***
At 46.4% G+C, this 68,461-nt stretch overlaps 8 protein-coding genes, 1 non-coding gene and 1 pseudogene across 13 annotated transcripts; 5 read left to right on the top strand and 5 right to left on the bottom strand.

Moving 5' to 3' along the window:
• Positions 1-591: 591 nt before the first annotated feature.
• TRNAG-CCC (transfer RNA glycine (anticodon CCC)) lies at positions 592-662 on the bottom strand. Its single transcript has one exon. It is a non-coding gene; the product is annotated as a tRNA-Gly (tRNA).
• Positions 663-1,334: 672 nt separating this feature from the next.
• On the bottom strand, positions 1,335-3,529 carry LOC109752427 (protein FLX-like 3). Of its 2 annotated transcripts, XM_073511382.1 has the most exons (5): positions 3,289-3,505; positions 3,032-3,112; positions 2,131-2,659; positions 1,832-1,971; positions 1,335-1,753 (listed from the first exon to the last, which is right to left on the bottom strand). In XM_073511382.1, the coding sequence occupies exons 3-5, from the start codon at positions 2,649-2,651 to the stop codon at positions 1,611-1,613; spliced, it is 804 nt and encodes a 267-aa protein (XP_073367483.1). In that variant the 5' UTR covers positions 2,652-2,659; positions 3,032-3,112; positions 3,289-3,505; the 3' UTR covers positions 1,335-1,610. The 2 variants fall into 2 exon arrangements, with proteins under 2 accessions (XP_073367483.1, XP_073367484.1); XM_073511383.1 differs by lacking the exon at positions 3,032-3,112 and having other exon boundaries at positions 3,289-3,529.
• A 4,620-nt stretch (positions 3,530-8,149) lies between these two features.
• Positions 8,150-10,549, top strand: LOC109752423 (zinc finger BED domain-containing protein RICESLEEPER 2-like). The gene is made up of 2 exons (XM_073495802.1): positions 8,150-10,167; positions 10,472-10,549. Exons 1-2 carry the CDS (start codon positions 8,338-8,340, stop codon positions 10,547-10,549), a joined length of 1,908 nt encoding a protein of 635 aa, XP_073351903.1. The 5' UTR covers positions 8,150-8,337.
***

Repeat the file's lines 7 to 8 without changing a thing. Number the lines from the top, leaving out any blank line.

• A 4,620-nt stretch (positions 3,530-8,149) lies between these two features.
• Positions 8,150-10,549, top strand: LOC109752423 (zinc finger BED domain-containing protein RICESLEEPER 2-like). The gene is made up of 2 exons (XM_073495802.1): positions 8,150-10,167; positions 10,472-10,549. Exons 1-2 carry the CDS (start codon positions 8,338-8,340, stop codon positions 10,547-10,549), a joined length of 1,908 nt encoding a protein of 635 aa, XP_073351903.1. The 5' UTR covers positions 8,150-8,337.